The MatchTM user interface is shown in Figure Figure1.1. It has been designed so that the user has all necessary parameters available on one screen. The left panel is used to paste the sequence (or several sequences) and to specify the name of the search. The right panel contains three major sections: matrix selection, cut-off selection and profile selection.

Figure 1
MatchTM user interface maintained on the web at: http://www.gene-regulation.com/pub/programs.html#match. The left panel is used to paste the sequence (or several sequences) and to specify the name of the search. The right panel contains three major sections: ...

The matrix selection section provides the possibility to select the taxa (vertebrate, insects, plant, fungi or all). ‘High quality’ selection tag enables to use the high quality matrices only. These are approximately 70% of TRANSFAC® matrices that are characterised by the lowest false positive rate. We have selected these matrices using the following criteria. When using a matrix with a cut-off which allows a false negative rate of 50%, the frequency of matches found in exon2 sequences (false positive rate) must drop below 1 match per 1 kb. The choice of three cut-off sets (minFN, minFP and minSUM) is also provided in the matrix selection section. Alternatively, the user can select some uniform MSS and CSS cut-offs (e.g. 0.7 and 0.75) that will be applied to all matrices.

The profile selection section is the alternative way of defining parameters of the search. A profile is a subset of matrices with defined cut-offs. The user can choose one of the predefined profiles (created by the MatchTM team) or build his/her own profile using the associated web tool called ‘Profiler’. In the ‘Profiler’ the user can flexibly select different matrices from the whole TRANSFAC® matrix library and define cut-offs individually or simultaneously to all matrices in the selection and save the profile under a new name. The user can also modify some of the existing profiles. A number of useful predefined profiles are provided by MatchTM including a small number of best matrices called ‘best selection’ and several tissue-/cell type-specific (liver, muscle, immune-cells) or process specific (cell cycle) profiles. To build such profiles groups of transcription factors known to be active in a particular tissue or a process have been collected for each profile with the help of information from the TRANSFAC® database. Matrices linked to these transcription factors in TRANSFAC® were then retrieved. When more than one matrix was linked to a transcription factor, we chose the matrix that had the lowest false positive rate.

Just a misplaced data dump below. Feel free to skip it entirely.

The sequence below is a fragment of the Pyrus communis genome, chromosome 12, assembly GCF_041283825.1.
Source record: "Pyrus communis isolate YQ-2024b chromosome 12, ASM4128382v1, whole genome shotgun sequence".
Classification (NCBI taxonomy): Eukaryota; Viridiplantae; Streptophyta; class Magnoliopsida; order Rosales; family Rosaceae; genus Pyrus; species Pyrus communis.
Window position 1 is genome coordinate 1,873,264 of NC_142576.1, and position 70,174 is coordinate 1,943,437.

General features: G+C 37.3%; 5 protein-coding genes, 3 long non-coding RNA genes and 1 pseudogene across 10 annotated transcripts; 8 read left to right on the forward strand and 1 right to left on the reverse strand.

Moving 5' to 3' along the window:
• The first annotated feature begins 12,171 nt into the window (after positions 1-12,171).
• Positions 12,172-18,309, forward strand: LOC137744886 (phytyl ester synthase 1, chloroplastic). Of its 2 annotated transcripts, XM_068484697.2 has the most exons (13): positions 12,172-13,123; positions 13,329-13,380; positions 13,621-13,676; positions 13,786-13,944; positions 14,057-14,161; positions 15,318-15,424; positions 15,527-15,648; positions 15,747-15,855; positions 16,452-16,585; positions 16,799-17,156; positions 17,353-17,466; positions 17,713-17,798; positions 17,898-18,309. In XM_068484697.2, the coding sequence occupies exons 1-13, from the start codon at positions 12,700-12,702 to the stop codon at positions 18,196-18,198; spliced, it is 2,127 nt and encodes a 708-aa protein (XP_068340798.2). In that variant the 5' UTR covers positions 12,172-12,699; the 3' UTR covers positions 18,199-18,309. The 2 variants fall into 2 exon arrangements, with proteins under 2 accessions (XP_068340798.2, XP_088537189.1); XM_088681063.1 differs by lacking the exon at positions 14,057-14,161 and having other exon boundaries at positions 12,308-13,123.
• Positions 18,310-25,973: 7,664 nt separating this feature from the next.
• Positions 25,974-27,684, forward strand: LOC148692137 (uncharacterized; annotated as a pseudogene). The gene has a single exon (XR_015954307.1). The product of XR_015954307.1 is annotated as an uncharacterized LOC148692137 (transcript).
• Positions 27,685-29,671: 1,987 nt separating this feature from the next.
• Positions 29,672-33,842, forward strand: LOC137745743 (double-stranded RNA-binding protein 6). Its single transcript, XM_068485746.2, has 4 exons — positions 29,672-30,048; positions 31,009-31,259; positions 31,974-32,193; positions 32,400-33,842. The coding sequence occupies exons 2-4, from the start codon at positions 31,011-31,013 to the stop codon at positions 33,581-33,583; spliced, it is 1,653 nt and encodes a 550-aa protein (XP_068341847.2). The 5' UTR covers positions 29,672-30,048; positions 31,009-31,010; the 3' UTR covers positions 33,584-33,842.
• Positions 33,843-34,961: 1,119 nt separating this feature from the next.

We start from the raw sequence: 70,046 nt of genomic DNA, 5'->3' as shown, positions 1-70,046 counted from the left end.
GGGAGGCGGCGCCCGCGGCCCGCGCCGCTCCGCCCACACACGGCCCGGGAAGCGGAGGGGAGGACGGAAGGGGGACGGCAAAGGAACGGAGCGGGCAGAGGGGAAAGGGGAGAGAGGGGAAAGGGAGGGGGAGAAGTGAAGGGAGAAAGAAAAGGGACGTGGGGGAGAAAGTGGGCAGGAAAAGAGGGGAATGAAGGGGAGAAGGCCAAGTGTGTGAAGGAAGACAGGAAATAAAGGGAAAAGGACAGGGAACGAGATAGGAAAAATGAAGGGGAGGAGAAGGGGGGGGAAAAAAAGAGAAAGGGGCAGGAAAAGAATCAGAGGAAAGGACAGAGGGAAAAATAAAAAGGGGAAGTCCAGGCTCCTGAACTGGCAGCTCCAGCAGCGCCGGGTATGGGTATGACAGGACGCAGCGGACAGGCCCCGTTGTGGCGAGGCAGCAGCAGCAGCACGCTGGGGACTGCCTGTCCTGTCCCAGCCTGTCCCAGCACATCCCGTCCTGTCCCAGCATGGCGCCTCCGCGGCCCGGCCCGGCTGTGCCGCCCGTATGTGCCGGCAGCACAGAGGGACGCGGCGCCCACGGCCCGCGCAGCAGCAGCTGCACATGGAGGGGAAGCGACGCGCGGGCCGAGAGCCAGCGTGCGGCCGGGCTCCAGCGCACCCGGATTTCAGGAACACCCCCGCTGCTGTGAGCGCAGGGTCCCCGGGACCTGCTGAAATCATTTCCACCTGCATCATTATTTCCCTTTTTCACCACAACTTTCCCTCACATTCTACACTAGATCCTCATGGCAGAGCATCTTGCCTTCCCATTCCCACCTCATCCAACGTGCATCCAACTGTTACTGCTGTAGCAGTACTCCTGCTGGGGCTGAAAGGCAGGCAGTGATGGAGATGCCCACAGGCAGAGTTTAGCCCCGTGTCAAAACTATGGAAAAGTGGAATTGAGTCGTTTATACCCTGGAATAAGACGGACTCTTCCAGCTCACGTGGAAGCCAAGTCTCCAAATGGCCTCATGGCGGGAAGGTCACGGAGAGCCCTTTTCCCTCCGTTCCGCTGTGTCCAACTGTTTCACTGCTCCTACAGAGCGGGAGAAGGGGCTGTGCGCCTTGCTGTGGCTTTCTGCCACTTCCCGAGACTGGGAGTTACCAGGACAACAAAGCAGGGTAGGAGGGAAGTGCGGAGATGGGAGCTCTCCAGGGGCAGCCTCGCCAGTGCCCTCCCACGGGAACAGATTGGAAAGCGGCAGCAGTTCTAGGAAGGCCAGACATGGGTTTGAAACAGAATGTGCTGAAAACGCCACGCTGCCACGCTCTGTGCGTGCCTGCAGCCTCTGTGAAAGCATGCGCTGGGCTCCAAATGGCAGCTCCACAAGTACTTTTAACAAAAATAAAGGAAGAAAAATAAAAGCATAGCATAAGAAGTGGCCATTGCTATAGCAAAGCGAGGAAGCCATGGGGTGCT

After submitting the form to the server, the MatchTM program makes the search of the TF binding sites according to the given parameters. The output of the MatchTM program is shown in Figure Figure2.2. Every match found by the program is shown in a separate line in the results table. It contains: matrix ID, position of the match, strand [(+) or (−), that indicate the matrix orientation in the match], two scores of the match, corresponding subsequence and names of transcription factors associated with the matrix. It must be mentioned that the position of the match is always given according to the (+) strand of the sequence. A simple visual representation of locations of the found matches is generated after pressing the ‘graphic’ button (Fig. (Fig.2B).2B). Sites are shown above the sequence and the orientation of the ‘>’ sign corresponds to the (+) or (−) location of the sites. The name of the matrix is given as well. In Figure Figure22 we show the results of a MatchTM search in the promoter of the human gene for IL-12 using the predefined immune cell-specific profile. Three sites that are known in this promoter (see TRANSFAC® database) were found by MatchTM (shadowed in Fig. Fig.2)2) along with a number of new sites. The relatively low number of known sites among numerous predicted sites can be explained first of all by the very limited knowledge obtained so far about real functional sites in genomes. Taking into account the whole complexity of regulatory functions maintained by promoters of genes that have to be encoded in their structure by a system of TF site combinations (10), we can speculate that many more TF sites will be revealed experimentally in the near future. All predictions obtained by MatchTM search can be considered as a source of well supported hypotheses for further experimental verification.

Figure 2Figure 2
MatchTM output. (A) Tabulated result page. Every match contains: matrix ID, position of the match, strand [(+) or (−)], two scores of the match, corresponding subsequence and names of transcription factors associated with the matrix. ...

ACKNOWLEDGEMENTS

This work was mainly funded by BIOBASE GmbH (Wolfenbüttel, Germany). Part of this work was supported by Siberian Branch of Russian Academy of Sciences and by a grant of the European Commission (BIO4-95-0226).